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The Canterbury tales are the highly acclaimed works of Geoffrey Chaucer a poet in the late fourteen hundreds. It begins with a detailed description of the pilgrims who have set off on a journey to see the shrine of Sir Thomas a Becket, who is a martyred saint of Christianity who is supposed to have been buried in Canterbury. The pilgrims include a knight, squire, yeoman, prioress, monk, friar, merchant, clerk, man of law, a Franklin, a weaver, a dyer, a carpenter, a tapestry maker, a cook, a shipman, a parson, a miller, a summoner, a wife of bath, a pardoner and Chaucer himself. The pilgrimage is set in April at the start of spring. Whilst on their way to Canterbury, they agree to pass time by telling tales. The Host, who is most likely Chaucer, sets the terms of the tales to be told. He states that each of them is to give two tales on the journey to Canterbury and two more on their way back. He, the Host, would be the judge on whose story was the most entertaining (Greenblatt, 2006).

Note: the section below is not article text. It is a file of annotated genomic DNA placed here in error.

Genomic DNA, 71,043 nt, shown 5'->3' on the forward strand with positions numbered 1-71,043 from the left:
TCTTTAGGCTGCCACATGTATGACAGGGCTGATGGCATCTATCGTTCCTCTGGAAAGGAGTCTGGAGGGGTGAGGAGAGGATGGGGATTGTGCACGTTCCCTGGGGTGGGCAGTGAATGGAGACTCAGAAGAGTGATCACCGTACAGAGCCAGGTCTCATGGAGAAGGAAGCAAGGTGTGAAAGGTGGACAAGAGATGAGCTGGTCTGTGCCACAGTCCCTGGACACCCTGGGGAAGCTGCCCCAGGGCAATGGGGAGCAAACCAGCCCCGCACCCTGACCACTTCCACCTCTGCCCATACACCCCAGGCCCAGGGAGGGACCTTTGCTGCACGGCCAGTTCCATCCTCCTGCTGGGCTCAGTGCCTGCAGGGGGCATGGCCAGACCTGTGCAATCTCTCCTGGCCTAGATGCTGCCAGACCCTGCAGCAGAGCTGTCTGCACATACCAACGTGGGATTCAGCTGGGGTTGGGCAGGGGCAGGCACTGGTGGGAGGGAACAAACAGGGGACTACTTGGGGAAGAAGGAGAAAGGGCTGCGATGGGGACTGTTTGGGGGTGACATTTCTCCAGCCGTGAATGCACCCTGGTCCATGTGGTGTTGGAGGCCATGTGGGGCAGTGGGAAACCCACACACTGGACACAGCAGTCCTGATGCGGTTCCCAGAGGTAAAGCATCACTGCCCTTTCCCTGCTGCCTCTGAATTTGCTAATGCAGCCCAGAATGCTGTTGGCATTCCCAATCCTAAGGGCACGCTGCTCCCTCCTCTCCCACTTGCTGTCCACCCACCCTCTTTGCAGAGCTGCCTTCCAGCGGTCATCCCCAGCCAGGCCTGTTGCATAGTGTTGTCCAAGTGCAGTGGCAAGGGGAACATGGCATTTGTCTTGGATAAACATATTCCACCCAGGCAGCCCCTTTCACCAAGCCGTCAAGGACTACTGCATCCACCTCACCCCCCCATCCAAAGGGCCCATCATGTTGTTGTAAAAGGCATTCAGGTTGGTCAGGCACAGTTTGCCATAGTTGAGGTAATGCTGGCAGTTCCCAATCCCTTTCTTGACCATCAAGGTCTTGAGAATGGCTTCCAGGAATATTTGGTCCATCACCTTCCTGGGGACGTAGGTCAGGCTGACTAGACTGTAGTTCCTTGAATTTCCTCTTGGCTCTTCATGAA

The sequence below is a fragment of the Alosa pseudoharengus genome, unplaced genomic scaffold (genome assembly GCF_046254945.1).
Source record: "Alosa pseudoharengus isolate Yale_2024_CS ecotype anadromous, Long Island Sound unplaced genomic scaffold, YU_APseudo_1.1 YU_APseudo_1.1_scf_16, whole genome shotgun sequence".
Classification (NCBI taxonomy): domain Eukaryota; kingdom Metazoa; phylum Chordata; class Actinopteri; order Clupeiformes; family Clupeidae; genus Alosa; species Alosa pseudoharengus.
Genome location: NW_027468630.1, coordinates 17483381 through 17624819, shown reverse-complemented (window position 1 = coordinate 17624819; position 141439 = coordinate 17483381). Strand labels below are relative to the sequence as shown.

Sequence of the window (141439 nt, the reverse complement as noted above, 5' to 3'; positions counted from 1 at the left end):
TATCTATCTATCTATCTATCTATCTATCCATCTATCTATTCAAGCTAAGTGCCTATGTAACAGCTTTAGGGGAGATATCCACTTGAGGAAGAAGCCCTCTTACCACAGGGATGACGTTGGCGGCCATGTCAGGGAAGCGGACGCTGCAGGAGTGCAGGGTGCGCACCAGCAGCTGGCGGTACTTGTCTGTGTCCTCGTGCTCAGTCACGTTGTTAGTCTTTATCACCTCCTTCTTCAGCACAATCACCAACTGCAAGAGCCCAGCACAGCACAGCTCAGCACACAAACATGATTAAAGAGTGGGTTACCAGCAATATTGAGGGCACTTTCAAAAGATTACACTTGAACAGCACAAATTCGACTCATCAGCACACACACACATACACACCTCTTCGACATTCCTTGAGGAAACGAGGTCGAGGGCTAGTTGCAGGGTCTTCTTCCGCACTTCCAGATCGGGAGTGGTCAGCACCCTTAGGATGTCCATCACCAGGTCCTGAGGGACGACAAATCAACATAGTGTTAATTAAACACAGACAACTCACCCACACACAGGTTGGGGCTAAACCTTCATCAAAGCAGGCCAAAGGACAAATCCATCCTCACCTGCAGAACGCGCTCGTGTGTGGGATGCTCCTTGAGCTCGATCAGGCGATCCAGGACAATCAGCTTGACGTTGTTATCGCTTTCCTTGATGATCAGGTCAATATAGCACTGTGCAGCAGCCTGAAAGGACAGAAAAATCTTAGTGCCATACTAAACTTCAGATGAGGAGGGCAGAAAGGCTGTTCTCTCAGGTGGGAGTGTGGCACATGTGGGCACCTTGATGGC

The wife of bath is one of the two female pilgrims. She is a seamstress in the town of Bath on the Avon River. She asserts herself as an expert on the institution of marriage seeing that she has been married five times. In her story to the group, she gives her view on marriage which is based on her autobiography and justifies her choice to be married five times. She quotes from the Bible that men such as Solomon to whom the church refers to as the wisest had the luxury of so many wives at one particular time. “God bade us wax fruitful and multiply,” (SparkNotes Editors). This is the sole scripture she bases her life on. Although familiar with the ways of the world she is not intellectually smart often contradicting her statements and quoting from nonexistent passages. She dresses with an air of extravagance and sophistication. Her clothes are brand new and of rich cloth, clearly showing the extent of her wealth. She dresses in scarlet, a material that was expensive and a rare to find in England at the time.